The Beautiful Brain explores the latest findings from the ever-growing field of neuroscience through monthly long-form essays, reviews, galleries, short-form blog posts and more, with particular attention to the dialogue between the arts and sciences.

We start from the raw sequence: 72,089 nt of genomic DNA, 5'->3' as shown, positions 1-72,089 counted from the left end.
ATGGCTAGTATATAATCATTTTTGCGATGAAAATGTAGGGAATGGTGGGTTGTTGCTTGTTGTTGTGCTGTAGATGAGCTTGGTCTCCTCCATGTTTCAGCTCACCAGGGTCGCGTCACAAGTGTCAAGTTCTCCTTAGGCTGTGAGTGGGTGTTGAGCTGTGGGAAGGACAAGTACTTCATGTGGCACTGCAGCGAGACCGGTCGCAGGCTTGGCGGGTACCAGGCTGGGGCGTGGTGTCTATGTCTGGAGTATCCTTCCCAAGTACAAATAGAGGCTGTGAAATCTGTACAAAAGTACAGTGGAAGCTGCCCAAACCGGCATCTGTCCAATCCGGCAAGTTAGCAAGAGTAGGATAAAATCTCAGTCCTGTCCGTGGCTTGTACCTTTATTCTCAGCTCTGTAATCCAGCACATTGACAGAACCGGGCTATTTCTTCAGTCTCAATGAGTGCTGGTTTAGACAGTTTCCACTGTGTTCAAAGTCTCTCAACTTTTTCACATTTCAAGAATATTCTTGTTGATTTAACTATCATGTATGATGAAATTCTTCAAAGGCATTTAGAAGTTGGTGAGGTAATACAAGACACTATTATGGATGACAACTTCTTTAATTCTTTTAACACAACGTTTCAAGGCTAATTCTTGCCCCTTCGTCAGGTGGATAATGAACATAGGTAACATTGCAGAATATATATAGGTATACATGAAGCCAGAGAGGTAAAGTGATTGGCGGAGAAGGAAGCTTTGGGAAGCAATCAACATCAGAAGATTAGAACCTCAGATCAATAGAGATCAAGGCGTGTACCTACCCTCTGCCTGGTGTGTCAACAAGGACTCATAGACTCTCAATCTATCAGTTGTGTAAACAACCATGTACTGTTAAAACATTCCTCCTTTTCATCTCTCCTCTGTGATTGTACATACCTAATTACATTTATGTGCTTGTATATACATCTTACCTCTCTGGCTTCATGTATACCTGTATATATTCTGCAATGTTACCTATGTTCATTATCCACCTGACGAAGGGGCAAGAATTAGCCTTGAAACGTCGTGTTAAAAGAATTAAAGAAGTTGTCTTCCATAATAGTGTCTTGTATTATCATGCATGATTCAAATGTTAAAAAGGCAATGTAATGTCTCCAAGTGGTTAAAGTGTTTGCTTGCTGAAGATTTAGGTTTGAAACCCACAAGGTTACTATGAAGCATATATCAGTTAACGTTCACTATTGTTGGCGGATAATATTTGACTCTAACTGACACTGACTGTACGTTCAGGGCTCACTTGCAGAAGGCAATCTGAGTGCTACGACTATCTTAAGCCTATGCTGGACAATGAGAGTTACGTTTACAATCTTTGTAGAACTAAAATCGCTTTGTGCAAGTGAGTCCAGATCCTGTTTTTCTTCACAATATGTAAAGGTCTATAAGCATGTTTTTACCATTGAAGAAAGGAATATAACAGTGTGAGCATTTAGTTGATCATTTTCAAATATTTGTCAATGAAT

Powerhouse intellect Arne Dietrich, of the American University of Beirut in Lebanon, has published a new book, How Creativity Works in the Brain (Palgrave Macmillan) that will be sure to shake up your ideas about the mind and brain. A dedicated mechanist, Dietrich devotes himself to dispelling bogus ideas in psychology, such as right brains, divergent thinking, defocused attention, low arousal, alpha enhancement, dream states, or unconscious processes. “Current experimental work on the neural basis of creativity satisfies the criteria of phrenology,” Dietrich damningly writes, with characteristic wit and flare. He argues that, like political orientation or religious conviction, creativity does not exist as a cohesive entity on the neural level. Culture, he says, evolves from the coupling of variation and selection. Unfortunately, according to Dietrich, no one in neuroscience has investigated this idea, and so the field has failed to progress for decades. Popular scientists had better take note; Arne Dietrich may be the smartest guy in the room, and he means business.